Japan’s ambassador to Australia said his country would never allow a Chinese company to own a Japanese port, in a strong signal that Tokyo is uneasy about the Northern Territory’s 99-year lease of the Port of Darwin to Landbridge.
Ambassador Shingo Yamagami also rebutted suggestions that the Australian government had mismanaged its relationship with China, saying Japan had endured Beijing’s trade strikes and periods of diplomatic hostility in the past.
The Department of Defence is reviewing the Northern Territory’s lease of the Port of Darwin to the Chinese-owned company – a deal that has unsettled national security figures in the federal government since it was signed six years ago.
“Could it happen in Japan? I cannot imagine the same to take place in ports like Sasebo or Yokosuka. I can’t imagine that,” Mr Yamagami told the National Press Club in Canberra.
“But it’s a decision for the Australian government to make, so as the Japanese ambassador to Australia I am making a rule not to poke my nose into the domestic politics of both Australia and Japan.”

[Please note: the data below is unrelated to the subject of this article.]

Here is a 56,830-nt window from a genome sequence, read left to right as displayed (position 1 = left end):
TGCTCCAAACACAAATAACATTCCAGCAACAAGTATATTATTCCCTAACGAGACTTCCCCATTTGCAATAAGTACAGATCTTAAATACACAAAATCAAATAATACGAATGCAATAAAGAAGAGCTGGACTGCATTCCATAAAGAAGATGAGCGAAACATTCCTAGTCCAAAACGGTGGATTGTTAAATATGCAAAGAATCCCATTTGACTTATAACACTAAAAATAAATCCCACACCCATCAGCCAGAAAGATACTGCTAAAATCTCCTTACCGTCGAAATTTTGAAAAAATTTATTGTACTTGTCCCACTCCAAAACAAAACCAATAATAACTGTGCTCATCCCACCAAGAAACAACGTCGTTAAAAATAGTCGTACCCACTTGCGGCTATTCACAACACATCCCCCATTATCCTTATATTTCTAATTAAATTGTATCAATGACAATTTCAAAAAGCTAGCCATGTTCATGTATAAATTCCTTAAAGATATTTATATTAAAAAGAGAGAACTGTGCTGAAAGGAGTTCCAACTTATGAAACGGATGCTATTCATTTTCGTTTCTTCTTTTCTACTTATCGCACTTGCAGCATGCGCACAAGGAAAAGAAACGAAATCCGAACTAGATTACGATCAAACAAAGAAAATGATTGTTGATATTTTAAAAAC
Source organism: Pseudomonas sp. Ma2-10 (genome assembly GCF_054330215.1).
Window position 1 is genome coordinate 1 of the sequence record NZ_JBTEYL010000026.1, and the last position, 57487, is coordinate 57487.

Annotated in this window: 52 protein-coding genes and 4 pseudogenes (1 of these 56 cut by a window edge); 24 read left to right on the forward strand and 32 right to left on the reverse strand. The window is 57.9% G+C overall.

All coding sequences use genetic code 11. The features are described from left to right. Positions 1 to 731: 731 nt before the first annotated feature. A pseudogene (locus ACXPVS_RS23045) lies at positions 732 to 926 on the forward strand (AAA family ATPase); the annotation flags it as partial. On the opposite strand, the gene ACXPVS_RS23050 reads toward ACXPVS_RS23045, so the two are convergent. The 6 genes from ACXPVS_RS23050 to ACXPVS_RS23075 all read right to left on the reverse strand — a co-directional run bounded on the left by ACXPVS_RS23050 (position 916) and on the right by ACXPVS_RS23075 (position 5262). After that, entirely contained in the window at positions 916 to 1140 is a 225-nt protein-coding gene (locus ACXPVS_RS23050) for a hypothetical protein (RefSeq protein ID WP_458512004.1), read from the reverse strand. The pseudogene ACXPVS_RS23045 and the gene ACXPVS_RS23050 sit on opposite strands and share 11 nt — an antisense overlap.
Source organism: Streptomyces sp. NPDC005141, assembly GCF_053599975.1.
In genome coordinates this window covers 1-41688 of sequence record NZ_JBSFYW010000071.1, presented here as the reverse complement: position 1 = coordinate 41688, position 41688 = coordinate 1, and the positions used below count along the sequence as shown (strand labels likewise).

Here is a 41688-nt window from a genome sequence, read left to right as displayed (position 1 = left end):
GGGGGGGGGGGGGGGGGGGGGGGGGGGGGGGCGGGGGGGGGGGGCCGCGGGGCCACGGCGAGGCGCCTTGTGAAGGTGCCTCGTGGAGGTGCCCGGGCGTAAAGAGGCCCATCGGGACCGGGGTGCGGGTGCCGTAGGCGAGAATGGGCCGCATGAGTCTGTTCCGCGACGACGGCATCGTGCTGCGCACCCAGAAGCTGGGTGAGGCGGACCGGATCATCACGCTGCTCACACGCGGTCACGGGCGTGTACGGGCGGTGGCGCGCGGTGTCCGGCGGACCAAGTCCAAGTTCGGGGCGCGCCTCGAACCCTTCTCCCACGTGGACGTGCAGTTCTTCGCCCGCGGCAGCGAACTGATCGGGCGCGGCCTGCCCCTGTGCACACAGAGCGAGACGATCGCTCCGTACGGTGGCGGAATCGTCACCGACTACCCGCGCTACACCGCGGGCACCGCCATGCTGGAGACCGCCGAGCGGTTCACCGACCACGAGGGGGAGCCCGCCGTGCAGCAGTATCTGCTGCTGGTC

The Sydney Morning Herald and The Age revealed in May that cabinet’s national security committee had asked the Defence Department to review the territory government’s 99-year lease of the port to Landbridge in 2015.
This could result in the company, owned by Chinese billionaire Ye Cheng, having to divest the strategically important asset on national security grounds under critical infrastructure laws passed in 2018.
The relationship between China and Australia has deteriorated to its lowest level in decades over the past 18 months with China imposing more than $20 billion of trade strikes on Australia after it called for an independent global inquiry into the outbreak of COVID-19.
Critics of the way the federal government has handled the relationship, including the federal Opposition, have raised the case of Japan as an example of a country which is critical of Beijing but still maintains high levels of diplomatic engagement.